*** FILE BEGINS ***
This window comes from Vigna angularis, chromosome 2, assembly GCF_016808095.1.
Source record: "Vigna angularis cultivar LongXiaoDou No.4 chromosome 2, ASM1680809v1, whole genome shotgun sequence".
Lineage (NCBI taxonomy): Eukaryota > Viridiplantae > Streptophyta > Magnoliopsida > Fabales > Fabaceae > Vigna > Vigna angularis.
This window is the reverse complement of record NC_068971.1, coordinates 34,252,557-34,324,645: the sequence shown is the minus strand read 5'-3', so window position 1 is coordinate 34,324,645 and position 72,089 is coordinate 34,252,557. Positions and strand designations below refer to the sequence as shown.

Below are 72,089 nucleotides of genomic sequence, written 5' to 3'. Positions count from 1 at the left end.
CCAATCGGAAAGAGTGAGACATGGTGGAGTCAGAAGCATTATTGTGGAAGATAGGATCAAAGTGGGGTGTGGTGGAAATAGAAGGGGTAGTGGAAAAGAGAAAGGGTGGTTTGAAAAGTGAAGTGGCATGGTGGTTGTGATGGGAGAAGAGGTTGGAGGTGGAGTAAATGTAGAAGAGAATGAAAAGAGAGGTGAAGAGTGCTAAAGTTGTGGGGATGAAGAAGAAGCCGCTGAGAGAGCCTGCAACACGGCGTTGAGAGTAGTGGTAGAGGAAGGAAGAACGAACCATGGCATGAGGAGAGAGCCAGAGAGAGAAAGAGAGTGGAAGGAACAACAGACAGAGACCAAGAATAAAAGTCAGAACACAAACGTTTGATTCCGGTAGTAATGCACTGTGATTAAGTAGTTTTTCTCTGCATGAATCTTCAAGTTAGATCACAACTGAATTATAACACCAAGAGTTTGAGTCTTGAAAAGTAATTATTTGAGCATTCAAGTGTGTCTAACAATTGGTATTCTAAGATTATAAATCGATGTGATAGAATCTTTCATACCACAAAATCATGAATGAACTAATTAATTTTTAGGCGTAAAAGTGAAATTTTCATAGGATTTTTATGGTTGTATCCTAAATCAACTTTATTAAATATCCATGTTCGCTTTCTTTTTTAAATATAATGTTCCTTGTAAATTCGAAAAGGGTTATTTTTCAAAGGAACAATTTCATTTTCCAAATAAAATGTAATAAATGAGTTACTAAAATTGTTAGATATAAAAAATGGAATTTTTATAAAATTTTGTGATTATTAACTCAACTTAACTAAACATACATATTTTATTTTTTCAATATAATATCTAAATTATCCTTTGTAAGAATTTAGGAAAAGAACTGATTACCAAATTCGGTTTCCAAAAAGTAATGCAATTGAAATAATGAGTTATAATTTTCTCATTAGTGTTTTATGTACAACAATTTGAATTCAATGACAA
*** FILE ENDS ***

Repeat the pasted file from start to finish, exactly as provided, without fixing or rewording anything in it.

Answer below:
This window comes from Vigna angularis, chromosome 2, assembly GCF_016808095.1.
Source record: "Vigna angularis cultivar LongXiaoDou No.4 chromosome 2, ASM1680809v1, whole genome shotgun sequence".
Lineage (NCBI taxonomy): Eukaryota > Viridiplantae > Streptophyta > Magnoliopsida > Fabales > Fabaceae > Vigna > Vigna angularis.
This window is the reverse complement of record NC_068971.1, coordinates 34,252,557-34,324,645: the sequence shown is the minus strand read 5'-3', so window position 1 is coordinate 34,324,645 and position 72,089 is coordinate 34,252,557. Positions and strand designations below refer to the sequence as shown.

Below are 72,089 nucleotides of genomic sequence, written 5' to 3'. Positions count from 1 at the left end.
CCAATCGGAAAGAGTGAGACATGGTGGAGTCAGAAGCATTATTGTGGAAGATAGGATCAAAGTGGGGTGTGGTGGAAATAGAAGGGGTAGTGGAAAAGAGAAAGGGTGGTTTGAAAAGTGAAGTGGCATGGTGGTTGTGATGGGAGAAGAGGTTGGAGGTGGAGTAAATGTAGAAGAGAATGAAAAGAGAGGTGAAGAGTGCTAAAGTTGTGGGGATGAAGAAGAAGCCGCTGAGAGAGCCTGCAACACGGCGTTGAGAGTAGTGGTAGAGGAAGGAAGAACGAACCATGGCATGAGGAGAGAGCCAGAGAGAGAAAGAGAGTGGAAGGAACAACAGACAGAGACCAAGAATAAAAGTCAGAACACAAACGTTTGATTCCGGTAGTAATGCACTGTGATTAAGTAGTTTTTCTCTGCATGAATCTTCAAGTTAGATCACAACTGAATTATAACACCAAGAGTTTGAGTCTTGAAAAGTAATTATTTGAGCATTCAAGTGTGTCTAACAATTGGTATTCTAAGATTATAAATCGATGTGATAGAATCTTTCATACCACAAAATCATGAATGAACTAATTAATTTTTAGGCGTAAAAGTGAAATTTTCATAGGATTTTTATGGTTGTATCCTAAATCAACTTTATTAAATATCCATGTTCGCTTTCTTTTTTAAATATAATGTTCCTTGTAAATTCGAAAAGGGTTATTTTTCAAAGGAACAATTTCATTTTCCAAATAAAATGTAATAAATGAGTTACTAAAATTGTTAGATATAAAAAATGGAATTTTTATAAAATTTTGTGATTATTAACTCAACTTAACTAAACATACATATTTTATTTTTTCAATATAATATCTAAATTATCCTTTGTAAGAATTTAGGAAAAGAACTGATTACCAAATTCGGTTTCCAAAAAGTAATGCAATTGAAATAATGAGTTATAATTTTCTCATTAGTGTTTTATGTACAACAATTTGAATTCAATGACAA